“It wants to scare you first and then you’ll see it.”
How is it possible for such a low-budget, lo-fi horror story to be one of the most chilling and emotionally draining experiences you’ll have at the movies this year? Probably because it’s flawlessly executed and constantly foreboding. Most would label this a “scary movie”, which it isn’t, not in the common vernacular. The Babadook is a darkly dramatic tale of parenting and childhood that’s filled with as must dread and panic as you could imagine. Few movies this year have been better, and none have induced such nightmarish anxiety. Actual instances of terror can leave you paralyzed, and that’s just how you’ll feel. Get ready for the goose bumps.
Amelia (Essie Davis), a sleep-deprived and traumatized Australian orderly, is the widowed mother to Sam (newcomer Noah Wiseman). The father died en route to the hospital for his birth. Sam’s a bit of a nuisance, a problem child whose antics and constant shrieking snowball into worse and worse behavioral problems. He swears it’s not him causing the problems, that the monster he keeps seeing is responsible. Is he telling the truth or is he just the boy who cried wolf? It’s puzzling from the onset. And his character, although a child, gets so under you skin that you’ll be annoyed. That’s the whole point.
Sam picks a random book off the shelf for his bedtime story. Instead of the classic fairy tales, the blood-red binding belongs to the pop-up book Mister Babadook. It’s harmless and friendly to start before things turn unnerving and gruesome. The Babadook, with his white face, black top hat and jacket, and long clawed hands is omnipresent. Sam vows to protect his mother, going so far as setting booby traps and toting makeshift weapons, because once you let him in, you can’t get rid of him. Through the book the Babadook tells us, and them, his monstrous intent. We’re left wondering if it’ll come to fruition.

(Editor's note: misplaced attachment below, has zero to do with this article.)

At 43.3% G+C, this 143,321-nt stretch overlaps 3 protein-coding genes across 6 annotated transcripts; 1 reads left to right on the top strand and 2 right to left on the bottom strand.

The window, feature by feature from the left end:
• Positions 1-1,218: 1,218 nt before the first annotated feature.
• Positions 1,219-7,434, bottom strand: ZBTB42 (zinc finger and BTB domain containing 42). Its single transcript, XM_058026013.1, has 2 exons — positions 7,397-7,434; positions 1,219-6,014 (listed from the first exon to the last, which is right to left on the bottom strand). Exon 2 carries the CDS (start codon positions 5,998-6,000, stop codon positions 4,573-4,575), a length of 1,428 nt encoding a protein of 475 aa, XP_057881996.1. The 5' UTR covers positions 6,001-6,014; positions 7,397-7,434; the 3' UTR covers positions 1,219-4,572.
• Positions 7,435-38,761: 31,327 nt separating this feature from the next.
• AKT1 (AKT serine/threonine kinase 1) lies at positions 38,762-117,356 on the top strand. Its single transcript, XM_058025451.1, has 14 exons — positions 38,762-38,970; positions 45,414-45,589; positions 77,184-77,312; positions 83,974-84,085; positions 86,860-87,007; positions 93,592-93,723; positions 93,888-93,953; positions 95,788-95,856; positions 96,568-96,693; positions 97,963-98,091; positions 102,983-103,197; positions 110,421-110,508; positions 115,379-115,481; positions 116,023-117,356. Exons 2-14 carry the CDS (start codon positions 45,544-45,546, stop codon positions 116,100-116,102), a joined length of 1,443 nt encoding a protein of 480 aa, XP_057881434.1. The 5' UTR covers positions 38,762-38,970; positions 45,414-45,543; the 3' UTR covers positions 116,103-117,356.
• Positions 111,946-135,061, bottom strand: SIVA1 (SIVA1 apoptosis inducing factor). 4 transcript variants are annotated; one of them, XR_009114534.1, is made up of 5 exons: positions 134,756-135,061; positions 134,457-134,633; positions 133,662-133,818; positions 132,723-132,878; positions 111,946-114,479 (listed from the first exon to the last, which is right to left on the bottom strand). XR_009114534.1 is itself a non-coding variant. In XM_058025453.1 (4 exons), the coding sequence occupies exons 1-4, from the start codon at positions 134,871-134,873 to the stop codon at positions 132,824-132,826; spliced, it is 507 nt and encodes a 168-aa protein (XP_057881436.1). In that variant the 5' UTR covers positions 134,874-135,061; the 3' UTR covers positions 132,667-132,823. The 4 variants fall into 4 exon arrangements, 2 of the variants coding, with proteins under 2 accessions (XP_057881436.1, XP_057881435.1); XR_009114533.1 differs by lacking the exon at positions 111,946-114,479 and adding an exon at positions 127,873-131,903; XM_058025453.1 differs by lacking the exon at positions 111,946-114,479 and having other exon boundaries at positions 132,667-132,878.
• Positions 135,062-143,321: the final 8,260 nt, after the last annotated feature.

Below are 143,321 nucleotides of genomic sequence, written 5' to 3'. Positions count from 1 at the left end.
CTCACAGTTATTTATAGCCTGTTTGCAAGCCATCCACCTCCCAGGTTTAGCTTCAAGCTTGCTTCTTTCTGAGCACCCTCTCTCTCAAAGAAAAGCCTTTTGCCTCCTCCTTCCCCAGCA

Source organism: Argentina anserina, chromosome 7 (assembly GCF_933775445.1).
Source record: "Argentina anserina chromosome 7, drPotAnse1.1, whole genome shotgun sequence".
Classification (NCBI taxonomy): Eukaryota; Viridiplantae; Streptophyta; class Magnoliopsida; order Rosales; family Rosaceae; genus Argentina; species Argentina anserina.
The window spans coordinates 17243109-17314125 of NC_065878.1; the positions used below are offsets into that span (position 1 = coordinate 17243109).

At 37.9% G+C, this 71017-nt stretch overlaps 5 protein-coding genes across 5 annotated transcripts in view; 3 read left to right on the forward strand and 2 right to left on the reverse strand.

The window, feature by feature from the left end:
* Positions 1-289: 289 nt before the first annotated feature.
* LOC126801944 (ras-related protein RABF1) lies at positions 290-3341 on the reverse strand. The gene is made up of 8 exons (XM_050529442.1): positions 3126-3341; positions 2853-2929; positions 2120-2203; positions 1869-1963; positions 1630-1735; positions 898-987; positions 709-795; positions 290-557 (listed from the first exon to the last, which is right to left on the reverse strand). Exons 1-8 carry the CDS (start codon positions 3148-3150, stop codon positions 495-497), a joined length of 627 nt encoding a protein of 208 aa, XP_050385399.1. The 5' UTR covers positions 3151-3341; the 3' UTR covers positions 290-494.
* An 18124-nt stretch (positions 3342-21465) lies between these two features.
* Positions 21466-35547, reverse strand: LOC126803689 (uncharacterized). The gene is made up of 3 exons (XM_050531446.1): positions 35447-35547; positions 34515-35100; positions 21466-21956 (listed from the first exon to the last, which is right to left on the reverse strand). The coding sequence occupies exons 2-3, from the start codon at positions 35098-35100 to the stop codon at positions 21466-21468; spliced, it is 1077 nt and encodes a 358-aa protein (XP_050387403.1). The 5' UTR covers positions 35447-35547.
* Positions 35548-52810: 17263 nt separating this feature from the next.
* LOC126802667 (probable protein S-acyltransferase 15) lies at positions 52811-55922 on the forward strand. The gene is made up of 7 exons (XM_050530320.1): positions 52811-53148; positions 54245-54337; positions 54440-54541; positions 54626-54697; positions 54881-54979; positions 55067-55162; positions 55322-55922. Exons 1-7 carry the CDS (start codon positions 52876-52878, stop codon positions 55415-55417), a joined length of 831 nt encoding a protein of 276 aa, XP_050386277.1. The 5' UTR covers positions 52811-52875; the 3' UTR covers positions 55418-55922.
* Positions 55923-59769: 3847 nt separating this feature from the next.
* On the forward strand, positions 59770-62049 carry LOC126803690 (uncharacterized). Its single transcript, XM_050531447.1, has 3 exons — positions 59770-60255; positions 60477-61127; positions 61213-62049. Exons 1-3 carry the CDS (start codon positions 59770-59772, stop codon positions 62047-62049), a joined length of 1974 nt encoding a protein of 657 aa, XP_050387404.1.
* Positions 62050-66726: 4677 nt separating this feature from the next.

What a debut by writer/director Jennifer Kent. She takes the most intimate, in camera approach she could have, and it pays such great dividends. Her shots are symmetrical, show great composition, and are always uniquely lit. Paired with the top-notch sound mixing and the Babadook’s unsettling theme music, we sense the imminent grim all along. This story world is very small and so is the cast, but Kent is able to get so much out of her leading lady Essie Davis. She’s a sexually frustrated and love-deprived woman who just wants a little peace and quiet, just a bit of good night’s rest. That’s impossible with Sam. Her controlled temper becomes unhinged, and just like her son, we wonder whether or not she’s really to blame. I can’t remember the last time I saw a truly frightening movie with such a layered and meaningful story.
A lot of people will be left wondering; is the Babadook real? Is it actually a spirit besetting her, a lurking hellish presence always around the corner? Yeah, it might be. But just like the classic bedtime stories read early on in the film, the Babadook is a parable. We all have our own inner demons scratching at the scathing surface. It’s a clear allegory. Either we live by their rules or they abide by ours. The Babadook never settles for the cheap thrills or jumpy moments and instead is as smart and intellectual as it is unequivocally petrifying. Before the last act I wrote in my notes, “I have no idea how this is going to end.” Never would I have guessed how it does. For a genre so defined by consistent convention, The Babadook is a haunting and welcome distress signal.
“You can’t get rid of the Babadook.”
Rating: 4.5 out of 5